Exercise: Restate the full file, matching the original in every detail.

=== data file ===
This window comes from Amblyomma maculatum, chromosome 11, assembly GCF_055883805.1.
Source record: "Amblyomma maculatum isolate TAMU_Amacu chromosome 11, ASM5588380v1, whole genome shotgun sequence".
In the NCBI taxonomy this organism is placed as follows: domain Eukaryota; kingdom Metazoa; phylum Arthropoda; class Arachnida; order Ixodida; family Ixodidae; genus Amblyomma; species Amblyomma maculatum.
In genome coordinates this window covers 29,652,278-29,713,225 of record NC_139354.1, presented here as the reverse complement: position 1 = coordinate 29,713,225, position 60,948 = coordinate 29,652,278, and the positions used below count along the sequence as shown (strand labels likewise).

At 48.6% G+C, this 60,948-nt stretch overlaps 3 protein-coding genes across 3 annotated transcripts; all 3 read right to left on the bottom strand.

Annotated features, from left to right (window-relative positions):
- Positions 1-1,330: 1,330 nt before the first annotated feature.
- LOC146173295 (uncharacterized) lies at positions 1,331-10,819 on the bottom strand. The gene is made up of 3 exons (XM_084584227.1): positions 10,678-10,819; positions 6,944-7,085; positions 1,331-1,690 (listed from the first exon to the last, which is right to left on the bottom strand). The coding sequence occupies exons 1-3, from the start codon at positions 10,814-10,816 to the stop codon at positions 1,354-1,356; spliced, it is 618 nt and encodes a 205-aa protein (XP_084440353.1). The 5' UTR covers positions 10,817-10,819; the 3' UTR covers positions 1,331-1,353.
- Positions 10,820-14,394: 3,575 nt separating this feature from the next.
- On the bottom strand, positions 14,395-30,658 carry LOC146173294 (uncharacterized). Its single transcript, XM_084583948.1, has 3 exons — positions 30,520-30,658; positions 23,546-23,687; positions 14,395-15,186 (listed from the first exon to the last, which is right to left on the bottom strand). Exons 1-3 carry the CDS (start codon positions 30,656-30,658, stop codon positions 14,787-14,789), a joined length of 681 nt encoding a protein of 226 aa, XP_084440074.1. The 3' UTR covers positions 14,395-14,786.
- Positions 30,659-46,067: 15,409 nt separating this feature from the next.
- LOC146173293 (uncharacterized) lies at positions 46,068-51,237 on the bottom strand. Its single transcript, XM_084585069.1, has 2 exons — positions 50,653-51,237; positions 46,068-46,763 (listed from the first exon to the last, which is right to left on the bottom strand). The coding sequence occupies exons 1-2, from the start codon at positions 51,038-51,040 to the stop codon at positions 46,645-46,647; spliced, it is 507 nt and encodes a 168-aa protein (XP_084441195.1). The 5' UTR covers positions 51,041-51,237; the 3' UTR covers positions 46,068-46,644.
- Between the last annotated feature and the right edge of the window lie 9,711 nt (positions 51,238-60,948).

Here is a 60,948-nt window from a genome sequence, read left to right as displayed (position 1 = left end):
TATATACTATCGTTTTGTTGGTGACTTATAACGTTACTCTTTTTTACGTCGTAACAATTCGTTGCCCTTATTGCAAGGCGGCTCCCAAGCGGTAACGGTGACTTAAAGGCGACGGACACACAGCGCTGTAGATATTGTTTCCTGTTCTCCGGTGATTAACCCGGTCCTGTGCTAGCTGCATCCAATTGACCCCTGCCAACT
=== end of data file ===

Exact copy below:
This window comes from Amblyomma maculatum, chromosome 11, assembly GCF_055883805.1.
Source record: "Amblyomma maculatum isolate TAMU_Amacu chromosome 11, ASM5588380v1, whole genome shotgun sequence".
In the NCBI taxonomy this organism is placed as follows: domain Eukaryota; kingdom Metazoa; phylum Arthropoda; class Arachnida; order Ixodida; family Ixodidae; genus Amblyomma; species Amblyomma maculatum.
In genome coordinates this window covers 29,652,278-29,713,225 of record NC_139354.1, presented here as the reverse complement: position 1 = coordinate 29,713,225, position 60,948 = coordinate 29,652,278, and the positions used below count along the sequence as shown (strand labels likewise).

At 48.6% G+C, this 60,948-nt stretch overlaps 3 protein-coding genes across 3 annotated transcripts; all 3 read right to left on the bottom strand.

Annotated features, from left to right (window-relative positions):
- Positions 1-1,330: 1,330 nt before the first annotated feature.
- LOC146173295 (uncharacterized) lies at positions 1,331-10,819 on the bottom strand. The gene is made up of 3 exons (XM_084584227.1): positions 10,678-10,819; positions 6,944-7,085; positions 1,331-1,690 (listed from the first exon to the last, which is right to left on the bottom strand). The coding sequence occupies exons 1-3, from the start codon at positions 10,814-10,816 to the stop codon at positions 1,354-1,356; spliced, it is 618 nt and encodes a 205-aa protein (XP_084440353.1). The 5' UTR covers positions 10,817-10,819; the 3' UTR covers positions 1,331-1,353.
- Positions 10,820-14,394: 3,575 nt separating this feature from the next.
- On the bottom strand, positions 14,395-30,658 carry LOC146173294 (uncharacterized). Its single transcript, XM_084583948.1, has 3 exons — positions 30,520-30,658; positions 23,546-23,687; positions 14,395-15,186 (listed from the first exon to the last, which is right to left on the bottom strand). Exons 1-3 carry the CDS (start codon positions 30,656-30,658, stop codon positions 14,787-14,789), a joined length of 681 nt encoding a protein of 226 aa, XP_084440074.1. The 3' UTR covers positions 14,395-14,786.
- Positions 30,659-46,067: 15,409 nt separating this feature from the next.
- LOC146173293 (uncharacterized) lies at positions 46,068-51,237 on the bottom strand. Its single transcript, XM_084585069.1, has 2 exons — positions 50,653-51,237; positions 46,068-46,763 (listed from the first exon to the last, which is right to left on the bottom strand). The coding sequence occupies exons 1-2, from the start codon at positions 51,038-51,040 to the stop codon at positions 46,645-46,647; spliced, it is 507 nt and encodes a 168-aa protein (XP_084441195.1). The 5' UTR covers positions 51,041-51,237; the 3' UTR covers positions 46,068-46,644.
- Between the last annotated feature and the right edge of the window lie 9,711 nt (positions 51,238-60,948).

Here is a 60,948-nt window from a genome sequence, read left to right as displayed (position 1 = left end):
TATATACTATCGTTTTGTTGGTGACTTATAACGTTACTCTTTTTTACGTCGTAACAATTCGTTGCCCTTATTGCAAGGCGGCTCCCAAGCGGTAACGGTGACTTAAAGGCGACGGACACACAGCGCTGTAGATATTGTTTCCTGTTCTCCGGTGATTAACCCGGTCCTGTGCTAGCTGCATCCAATTGACCCCTGCCAACT